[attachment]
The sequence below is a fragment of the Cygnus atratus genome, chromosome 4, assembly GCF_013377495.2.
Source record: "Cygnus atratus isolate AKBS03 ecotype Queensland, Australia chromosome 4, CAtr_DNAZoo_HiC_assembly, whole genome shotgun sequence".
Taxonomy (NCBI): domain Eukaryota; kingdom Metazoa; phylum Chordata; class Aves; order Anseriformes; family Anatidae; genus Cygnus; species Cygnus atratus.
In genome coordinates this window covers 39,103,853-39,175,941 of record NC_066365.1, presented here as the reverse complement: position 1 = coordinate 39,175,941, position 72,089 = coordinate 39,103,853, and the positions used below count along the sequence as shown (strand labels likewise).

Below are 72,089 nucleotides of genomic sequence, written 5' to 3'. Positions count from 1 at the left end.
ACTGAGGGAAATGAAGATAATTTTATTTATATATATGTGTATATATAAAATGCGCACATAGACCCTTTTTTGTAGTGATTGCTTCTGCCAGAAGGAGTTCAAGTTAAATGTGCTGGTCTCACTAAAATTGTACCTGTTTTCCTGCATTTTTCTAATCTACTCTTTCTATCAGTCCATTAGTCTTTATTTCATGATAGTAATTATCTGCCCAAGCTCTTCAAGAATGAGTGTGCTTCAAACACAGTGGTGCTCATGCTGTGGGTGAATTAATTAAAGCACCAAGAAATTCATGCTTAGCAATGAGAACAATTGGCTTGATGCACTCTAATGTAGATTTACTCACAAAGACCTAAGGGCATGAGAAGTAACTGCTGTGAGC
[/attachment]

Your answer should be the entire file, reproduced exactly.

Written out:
The sequence below is a fragment of the Cygnus atratus genome, chromosome 4, assembly GCF_013377495.2.
Source record: "Cygnus atratus isolate AKBS03 ecotype Queensland, Australia chromosome 4, CAtr_DNAZoo_HiC_assembly, whole genome shotgun sequence".
Taxonomy (NCBI): domain Eukaryota; kingdom Metazoa; phylum Chordata; class Aves; order Anseriformes; family Anatidae; genus Cygnus; species Cygnus atratus.
In genome coordinates this window covers 39,103,853-39,175,941 of record NC_066365.1, presented here as the reverse complement: position 1 = coordinate 39,175,941, position 72,089 = coordinate 39,103,853, and the positions used below count along the sequence as shown (strand labels likewise).

Below are 72,089 nucleotides of genomic sequence, written 5' to 3'. Positions count from 1 at the left end.
ACTGAGGGAAATGAAGATAATTTTATTTATATATATGTGTATATATAAAATGCGCACATAGACCCTTTTTTGTAGTGATTGCTTCTGCCAGAAGGAGTTCAAGTTAAATGTGCTGGTCTCACTAAAATTGTACCTGTTTTCCTGCATTTTTCTAATCTACTCTTTCTATCAGTCCATTAGTCTTTATTTCATGATAGTAATTATCTGCCCAAGCTCTTCAAGAATGAGTGTGCTTCAAACACAGTGGTGCTCATGCTGTGGGTGAATTAATTAAAGCACCAAGAAATTCATGCTTAGCAATGAGAACAATTGGCTTGATGCACTCTAATGTAGATTTACTCACAAAGACCTAAGGGCATGAGAAGTAACTGCTGTGAGC